[ Nellie N manpoong ]
In the government higher secondary school at Longding district, a young boy from class 11 was asked to translate some data collected, in the Wancho language, using the Roman alphabets. When he got down to writing, the young boy realised that he could not write them down in Roman alphabets exactly as they sounded in the Wancho language. He found that the tones differed when he put them into writing; the meanings of the words changed with the change in tones.
Over the years, he would soon learn that it required more than mere letters to capture the essence of a language.
Currently pursuing his masters in linguistics at the Deccan College Post Graduation and Research Institute in Pune, Maharashtra, Banwang Losu tells us how his enthusiasm and curious nature to get to the depth of the Wancho language encouraged him to develop the script and the Unicode for a language spoken largely in Longding district and some parts of Tirap district in the state.
After nearly a decade of research, Losu and a team of expert alphabetologists, such as Michael Everson, Andrew Cunningham, Stephen Morey and Debbie Lotz developed the Wancho Unicode and recently submitted it to the Unicode Consortium.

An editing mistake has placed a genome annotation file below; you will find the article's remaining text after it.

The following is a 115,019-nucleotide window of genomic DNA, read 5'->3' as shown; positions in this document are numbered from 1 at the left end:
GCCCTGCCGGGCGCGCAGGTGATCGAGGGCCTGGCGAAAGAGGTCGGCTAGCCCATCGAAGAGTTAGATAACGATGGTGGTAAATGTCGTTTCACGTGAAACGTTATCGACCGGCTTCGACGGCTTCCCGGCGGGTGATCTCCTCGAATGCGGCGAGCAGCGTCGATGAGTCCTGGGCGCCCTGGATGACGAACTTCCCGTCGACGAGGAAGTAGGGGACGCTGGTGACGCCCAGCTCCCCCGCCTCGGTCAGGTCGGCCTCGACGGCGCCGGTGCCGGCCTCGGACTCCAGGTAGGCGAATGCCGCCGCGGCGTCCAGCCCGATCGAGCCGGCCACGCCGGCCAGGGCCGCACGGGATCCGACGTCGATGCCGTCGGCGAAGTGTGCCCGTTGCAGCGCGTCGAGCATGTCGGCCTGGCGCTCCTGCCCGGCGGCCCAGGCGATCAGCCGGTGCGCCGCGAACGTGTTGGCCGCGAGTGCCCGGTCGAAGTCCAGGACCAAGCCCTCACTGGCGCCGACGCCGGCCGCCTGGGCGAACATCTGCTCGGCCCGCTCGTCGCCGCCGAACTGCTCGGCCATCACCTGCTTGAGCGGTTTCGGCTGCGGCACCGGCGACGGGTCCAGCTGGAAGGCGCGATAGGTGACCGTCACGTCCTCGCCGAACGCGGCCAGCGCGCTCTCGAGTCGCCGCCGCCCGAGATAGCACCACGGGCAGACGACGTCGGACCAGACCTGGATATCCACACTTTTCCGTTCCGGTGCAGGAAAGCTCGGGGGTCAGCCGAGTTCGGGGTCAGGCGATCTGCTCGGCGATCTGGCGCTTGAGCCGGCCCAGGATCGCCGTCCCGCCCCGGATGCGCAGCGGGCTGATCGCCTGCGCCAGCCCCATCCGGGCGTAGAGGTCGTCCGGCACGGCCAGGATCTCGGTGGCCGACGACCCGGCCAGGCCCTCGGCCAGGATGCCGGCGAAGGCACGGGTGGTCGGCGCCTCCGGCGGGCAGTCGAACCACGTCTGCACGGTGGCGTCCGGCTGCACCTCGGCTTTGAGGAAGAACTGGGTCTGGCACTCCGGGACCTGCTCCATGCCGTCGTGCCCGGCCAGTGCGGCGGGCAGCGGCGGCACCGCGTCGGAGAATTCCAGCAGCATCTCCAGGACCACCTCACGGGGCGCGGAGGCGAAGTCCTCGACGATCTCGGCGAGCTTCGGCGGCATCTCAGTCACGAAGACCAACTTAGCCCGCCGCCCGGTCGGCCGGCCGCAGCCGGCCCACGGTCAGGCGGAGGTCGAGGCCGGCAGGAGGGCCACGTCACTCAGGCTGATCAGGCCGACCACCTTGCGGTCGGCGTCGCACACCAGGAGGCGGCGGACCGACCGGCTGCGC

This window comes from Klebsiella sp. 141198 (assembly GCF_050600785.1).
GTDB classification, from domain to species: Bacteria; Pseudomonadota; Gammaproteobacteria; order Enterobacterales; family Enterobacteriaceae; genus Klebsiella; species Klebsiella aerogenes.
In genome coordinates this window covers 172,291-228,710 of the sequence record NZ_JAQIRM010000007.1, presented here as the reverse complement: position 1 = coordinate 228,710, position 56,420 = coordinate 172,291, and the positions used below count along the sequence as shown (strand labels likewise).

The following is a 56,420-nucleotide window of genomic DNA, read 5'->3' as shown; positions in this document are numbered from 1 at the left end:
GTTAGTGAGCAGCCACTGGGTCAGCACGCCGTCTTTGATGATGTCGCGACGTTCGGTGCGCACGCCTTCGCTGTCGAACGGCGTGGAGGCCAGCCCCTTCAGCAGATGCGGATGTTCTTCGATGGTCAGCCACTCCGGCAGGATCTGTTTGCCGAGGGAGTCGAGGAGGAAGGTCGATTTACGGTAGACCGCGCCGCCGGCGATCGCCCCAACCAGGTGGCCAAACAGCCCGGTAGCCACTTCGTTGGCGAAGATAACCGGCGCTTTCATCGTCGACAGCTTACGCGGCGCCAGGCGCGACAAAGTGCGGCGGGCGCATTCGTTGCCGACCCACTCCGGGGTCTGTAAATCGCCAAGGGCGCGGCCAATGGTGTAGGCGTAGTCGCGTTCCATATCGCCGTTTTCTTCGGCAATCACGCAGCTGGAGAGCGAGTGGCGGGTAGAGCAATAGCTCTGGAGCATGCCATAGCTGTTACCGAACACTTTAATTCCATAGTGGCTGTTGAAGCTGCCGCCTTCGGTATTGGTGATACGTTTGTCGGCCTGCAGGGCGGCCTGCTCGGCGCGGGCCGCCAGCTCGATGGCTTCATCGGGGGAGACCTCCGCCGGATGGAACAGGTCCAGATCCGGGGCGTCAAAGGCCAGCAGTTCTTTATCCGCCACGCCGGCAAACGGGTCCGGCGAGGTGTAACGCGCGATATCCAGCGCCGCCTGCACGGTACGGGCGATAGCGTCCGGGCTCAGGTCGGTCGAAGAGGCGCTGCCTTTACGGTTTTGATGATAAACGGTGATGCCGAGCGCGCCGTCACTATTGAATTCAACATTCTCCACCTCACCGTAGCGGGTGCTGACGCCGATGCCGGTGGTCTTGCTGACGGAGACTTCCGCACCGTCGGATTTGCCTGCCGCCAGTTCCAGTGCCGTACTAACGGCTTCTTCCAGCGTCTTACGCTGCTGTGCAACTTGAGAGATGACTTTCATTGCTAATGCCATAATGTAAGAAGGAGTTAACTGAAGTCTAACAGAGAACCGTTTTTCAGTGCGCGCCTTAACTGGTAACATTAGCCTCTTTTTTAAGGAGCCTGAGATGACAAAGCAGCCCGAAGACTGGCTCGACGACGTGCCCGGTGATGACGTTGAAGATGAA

The development of the Unicode was funded by the National Endowment of Humanities.
The Wancho laizi (Script in upper Wancho) or laili (Script in lower Wancho) has 44 letters, 15 vowels and 29 consonants.
The fonts for the Wancho Unicode have been developed by Losu and Dipangkar Baruah in 24 styles. Baruah has also helped developed the Tai Ahom and Tai Khamti fonts for others.
The Unicode Consortium is a non-profit corporation devoted to developing, maintaining, and promoting software internationalization standards and data, particularly the Unicode Standard, which specifies the representation of text in all modern software products and standards.
It provides a unique code for every character, in every language, in every program, on every platform. This includes popular languages as well as endangered languages.
Trying to break down the subject of Unicode for our readers, Losu said, “A computer recognises numbers and characters and not letters. They store letters and other characters by assigning a number for each one. We receive a slot for the Unicode. Once the codes are entered into the slot they can be utilised in any platform for universal access. A font similar to the font we generally use while writing or typing has to be created for widespread usage. The Unicode font has been created and submitted to the Unicode Consortium and we have received a slot where the letters will be placed. The fonts will be modified by the consortium and made available to users across the world once completed.”
A native of Kamhua Noknu village in Longding district, Losu says that the Wanchos have different dialects, or rather different tones- upper, middle and lower. “One word can mean several things depending on the tone of the speaker,” he informs.